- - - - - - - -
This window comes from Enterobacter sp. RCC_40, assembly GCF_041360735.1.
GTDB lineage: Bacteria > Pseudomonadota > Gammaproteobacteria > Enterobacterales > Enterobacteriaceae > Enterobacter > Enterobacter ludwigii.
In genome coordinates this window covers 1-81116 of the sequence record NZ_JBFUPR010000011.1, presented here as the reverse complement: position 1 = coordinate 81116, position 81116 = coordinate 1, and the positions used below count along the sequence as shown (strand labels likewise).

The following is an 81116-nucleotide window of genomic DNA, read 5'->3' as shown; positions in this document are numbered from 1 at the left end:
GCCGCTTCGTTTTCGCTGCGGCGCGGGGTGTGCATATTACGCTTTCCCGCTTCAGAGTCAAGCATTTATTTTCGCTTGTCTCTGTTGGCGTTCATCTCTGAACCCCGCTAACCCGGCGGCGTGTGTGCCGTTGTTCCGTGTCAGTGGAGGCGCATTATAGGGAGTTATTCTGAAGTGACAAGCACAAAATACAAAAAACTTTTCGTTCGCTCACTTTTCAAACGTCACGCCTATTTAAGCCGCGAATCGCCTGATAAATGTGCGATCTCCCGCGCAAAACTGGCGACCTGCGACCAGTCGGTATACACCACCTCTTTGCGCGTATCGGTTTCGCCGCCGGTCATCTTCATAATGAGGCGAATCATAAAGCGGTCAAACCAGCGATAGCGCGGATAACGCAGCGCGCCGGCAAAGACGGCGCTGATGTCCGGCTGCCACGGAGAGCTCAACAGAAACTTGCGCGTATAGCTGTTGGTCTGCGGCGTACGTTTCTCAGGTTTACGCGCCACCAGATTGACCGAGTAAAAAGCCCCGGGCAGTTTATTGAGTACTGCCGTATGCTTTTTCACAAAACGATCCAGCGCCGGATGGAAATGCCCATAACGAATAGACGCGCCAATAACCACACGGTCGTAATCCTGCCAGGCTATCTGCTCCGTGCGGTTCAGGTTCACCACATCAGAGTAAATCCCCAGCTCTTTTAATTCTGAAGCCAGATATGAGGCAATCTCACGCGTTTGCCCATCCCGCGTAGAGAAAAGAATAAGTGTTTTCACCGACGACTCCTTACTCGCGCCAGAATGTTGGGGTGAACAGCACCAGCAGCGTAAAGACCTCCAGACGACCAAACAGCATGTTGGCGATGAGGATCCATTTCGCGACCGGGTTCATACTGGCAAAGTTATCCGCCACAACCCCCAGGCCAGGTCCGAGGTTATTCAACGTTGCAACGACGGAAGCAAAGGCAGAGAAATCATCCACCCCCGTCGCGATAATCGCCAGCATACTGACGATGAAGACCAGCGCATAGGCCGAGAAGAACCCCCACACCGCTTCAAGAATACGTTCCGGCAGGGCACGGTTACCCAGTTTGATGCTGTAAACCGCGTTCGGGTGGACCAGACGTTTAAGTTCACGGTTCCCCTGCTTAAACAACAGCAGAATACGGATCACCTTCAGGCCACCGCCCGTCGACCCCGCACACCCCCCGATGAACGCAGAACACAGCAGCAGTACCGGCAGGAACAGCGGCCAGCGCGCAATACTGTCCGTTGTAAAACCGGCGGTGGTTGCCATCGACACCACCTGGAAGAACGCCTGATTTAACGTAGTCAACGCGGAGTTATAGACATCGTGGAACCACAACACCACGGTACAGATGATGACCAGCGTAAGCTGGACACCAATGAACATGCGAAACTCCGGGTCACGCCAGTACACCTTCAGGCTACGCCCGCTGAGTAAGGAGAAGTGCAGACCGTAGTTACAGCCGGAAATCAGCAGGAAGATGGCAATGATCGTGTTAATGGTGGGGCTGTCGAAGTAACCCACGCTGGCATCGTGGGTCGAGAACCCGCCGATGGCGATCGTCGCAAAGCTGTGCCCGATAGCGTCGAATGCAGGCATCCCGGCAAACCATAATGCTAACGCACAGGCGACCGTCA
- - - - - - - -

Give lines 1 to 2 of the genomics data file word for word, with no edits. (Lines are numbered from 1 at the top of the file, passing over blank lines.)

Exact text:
This window comes from Enterobacter sp. RCC_40, assembly GCF_041360735.1.
GTDB lineage: Bacteria > Pseudomonadota > Gammaproteobacteria > Enterobacterales > Enterobacteriaceae > Enterobacter > Enterobacter ludwigii.